Neil Armstrong immediately after his, and mankind's, very first moon walk, 1969.

Neil Armstrong immediately after his, and mankind’s, very first moon walk, 1969.

On July 20, 1969, Neil Armstrong became the first man to ever walk on the moon, starting a new era on the space exploration. We’re often subjected to the standard shots taken by Buzz Aldrin of the grey, rocky surface with a few faceless spacemen standing still and posing. That’s why this photo, rarely seen, is such an impeccable piece of history.

The look of pure joy, accomplishment and disbelief is just a testament to what the mankind can achieve. Aldrin snapped this shot of a teary-eyed Armstrong moments after he returned to the spacecraft and removed his helmet.

His ecstasy is palpable; it is the face of a man so clearly awe-struck that all he can do is grin and cry. Armstrong would later describe his emotional state as “elated, ecstatic and extremely surprised that we were successful” – and we see it all, right here. 

“It suddenly struck me that, that tiny pea, pretty and blue, was the Earth. I put up my thumb and shut one eye, and my thumb blotted out the planet Earth. I didn’t feel like a giant. I felt very, very small”.

At 2:56 UTC July 21, 1969, Armstrong set the first human foot on another world. With more than half a billion people watching on television, he climbed down the ladder and proclaimed: “That’s one small step for a man, one giant leap for mankind”.

Aldrin joins him shortly, and offers a simple but powerful description of the lunar surface: “magnificent desolation”. After helping to set up the Early Apollo Scientific Experiment Package, Armstrong went for a walk to what is now known as East Crater, 65 yards (59 m) east of the LM (Lunar Module), the greatest distance traveled from the LM on the mission.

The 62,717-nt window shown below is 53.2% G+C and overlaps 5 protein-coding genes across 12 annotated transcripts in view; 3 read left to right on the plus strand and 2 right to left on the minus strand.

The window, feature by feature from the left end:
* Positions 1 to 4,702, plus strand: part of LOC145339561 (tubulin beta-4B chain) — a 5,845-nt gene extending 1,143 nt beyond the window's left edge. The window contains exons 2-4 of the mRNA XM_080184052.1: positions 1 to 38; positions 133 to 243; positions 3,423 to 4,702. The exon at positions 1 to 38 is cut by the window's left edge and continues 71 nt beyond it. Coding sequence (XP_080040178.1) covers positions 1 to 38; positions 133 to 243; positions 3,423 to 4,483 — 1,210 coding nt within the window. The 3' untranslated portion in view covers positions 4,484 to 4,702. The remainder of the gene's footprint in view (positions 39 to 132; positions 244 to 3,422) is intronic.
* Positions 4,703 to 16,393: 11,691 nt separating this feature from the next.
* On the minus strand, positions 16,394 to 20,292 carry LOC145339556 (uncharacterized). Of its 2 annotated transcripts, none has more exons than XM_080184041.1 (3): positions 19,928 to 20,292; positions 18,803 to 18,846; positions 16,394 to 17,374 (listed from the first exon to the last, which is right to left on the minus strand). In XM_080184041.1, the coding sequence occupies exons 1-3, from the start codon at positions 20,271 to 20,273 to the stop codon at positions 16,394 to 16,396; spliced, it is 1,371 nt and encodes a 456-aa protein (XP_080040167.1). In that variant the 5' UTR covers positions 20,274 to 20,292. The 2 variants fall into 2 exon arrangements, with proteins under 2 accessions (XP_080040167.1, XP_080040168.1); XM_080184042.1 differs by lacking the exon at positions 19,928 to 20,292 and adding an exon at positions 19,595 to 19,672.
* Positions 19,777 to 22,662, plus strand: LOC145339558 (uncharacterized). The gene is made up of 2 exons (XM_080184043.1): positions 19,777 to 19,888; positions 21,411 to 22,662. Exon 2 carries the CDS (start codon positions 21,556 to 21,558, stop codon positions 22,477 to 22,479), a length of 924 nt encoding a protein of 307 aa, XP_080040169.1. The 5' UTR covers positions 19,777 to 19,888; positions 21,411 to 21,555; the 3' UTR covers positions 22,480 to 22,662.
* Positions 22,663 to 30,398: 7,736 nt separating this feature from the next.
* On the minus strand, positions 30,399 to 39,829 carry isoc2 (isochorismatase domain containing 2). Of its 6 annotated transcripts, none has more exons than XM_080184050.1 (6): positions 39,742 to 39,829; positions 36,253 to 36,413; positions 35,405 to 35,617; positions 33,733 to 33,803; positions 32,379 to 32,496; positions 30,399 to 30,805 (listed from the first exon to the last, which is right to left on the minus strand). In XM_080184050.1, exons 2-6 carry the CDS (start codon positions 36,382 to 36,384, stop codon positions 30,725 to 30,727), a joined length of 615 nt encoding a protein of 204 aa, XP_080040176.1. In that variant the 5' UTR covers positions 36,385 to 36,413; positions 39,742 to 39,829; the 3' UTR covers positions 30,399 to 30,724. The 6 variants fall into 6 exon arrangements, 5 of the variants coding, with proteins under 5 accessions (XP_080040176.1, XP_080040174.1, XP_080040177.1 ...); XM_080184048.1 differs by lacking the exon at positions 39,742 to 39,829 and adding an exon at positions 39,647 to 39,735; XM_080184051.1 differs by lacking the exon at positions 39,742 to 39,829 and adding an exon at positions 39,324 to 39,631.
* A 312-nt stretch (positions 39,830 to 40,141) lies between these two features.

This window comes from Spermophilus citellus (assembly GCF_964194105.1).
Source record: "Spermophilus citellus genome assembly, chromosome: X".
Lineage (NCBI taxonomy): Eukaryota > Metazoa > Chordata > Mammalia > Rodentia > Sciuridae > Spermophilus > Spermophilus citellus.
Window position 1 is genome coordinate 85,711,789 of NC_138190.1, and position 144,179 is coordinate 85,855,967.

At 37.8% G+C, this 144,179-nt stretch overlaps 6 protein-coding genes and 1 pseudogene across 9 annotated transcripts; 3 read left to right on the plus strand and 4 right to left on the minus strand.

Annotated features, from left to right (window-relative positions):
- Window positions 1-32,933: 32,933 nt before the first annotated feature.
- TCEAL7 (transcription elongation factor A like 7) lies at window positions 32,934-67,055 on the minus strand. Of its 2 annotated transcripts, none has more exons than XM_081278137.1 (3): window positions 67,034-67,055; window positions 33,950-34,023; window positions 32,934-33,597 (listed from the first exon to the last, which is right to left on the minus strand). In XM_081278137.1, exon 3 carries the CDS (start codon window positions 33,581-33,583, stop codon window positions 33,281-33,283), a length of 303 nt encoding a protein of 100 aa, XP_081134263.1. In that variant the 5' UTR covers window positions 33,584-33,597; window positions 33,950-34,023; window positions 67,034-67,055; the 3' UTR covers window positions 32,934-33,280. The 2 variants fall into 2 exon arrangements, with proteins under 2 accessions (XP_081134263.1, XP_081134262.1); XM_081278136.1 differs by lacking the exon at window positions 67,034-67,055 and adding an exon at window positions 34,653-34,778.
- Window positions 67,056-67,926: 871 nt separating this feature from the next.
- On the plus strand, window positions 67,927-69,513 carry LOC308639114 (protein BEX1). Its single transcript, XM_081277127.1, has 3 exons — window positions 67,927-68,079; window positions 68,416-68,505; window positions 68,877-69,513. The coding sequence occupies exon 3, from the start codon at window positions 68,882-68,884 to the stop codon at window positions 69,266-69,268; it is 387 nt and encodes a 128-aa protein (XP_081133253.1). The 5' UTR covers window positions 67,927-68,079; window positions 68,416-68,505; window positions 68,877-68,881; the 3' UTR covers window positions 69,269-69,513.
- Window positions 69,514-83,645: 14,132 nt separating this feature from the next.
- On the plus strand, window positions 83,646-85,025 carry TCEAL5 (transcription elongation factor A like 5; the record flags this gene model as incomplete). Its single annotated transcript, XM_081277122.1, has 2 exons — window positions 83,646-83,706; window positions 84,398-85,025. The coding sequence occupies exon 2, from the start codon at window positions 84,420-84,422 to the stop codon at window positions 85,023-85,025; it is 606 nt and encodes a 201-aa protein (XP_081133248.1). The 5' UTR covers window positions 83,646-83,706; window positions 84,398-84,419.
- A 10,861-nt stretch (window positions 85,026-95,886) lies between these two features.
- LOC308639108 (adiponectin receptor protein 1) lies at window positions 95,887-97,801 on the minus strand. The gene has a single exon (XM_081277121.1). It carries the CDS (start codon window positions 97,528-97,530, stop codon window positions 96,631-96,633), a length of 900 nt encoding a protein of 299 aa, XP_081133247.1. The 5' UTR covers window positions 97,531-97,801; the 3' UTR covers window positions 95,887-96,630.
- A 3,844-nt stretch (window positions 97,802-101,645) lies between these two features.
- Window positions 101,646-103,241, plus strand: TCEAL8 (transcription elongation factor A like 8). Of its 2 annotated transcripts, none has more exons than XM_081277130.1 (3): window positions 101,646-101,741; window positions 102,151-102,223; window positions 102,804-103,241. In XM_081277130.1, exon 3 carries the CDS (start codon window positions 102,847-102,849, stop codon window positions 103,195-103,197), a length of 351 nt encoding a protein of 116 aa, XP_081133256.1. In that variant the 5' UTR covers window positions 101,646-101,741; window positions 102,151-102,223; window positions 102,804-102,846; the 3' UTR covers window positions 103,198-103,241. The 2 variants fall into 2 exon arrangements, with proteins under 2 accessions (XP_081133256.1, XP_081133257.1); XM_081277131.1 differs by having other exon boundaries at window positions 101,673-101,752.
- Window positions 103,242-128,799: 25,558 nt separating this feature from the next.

They leave behind an American flag, a patch honoring the fallen Apollo 1 crew, and a plaque on one of Eagle’s legs. It reads: “Here men from the planet Earth first set foot upon the moon. July 1969 A.D. We came in peace for all mankind”.

Armstrong’s final task was to remind Aldrin to leave a small package of memorial items to deceased Soviet cosmonauts Yuri Gagarin and Vladimir Komarov, and Apollo 1 astronauts Gus Grissom, Ed White and Roger B. Chaffee. The time spent on EVA during Apollo 11 was about two and a half hours, the shortest of any of the six Apollo lunar landing missions

Original caption from the Apollo 11 Image Library:

Buzz took this picture of Neil in the cabin after the completion of the EVA. Neil has his helmet off but has not yet doffed his “Snoopy” cap. The circuit breaker panels are illuminated, and a small floodlight is on at the lower right. A circuit breaker chart has been fixed up on the wall with gray tape, below the rendezvous window in the cabin roof. 

(Photo credit: Apollo 11 Image Library).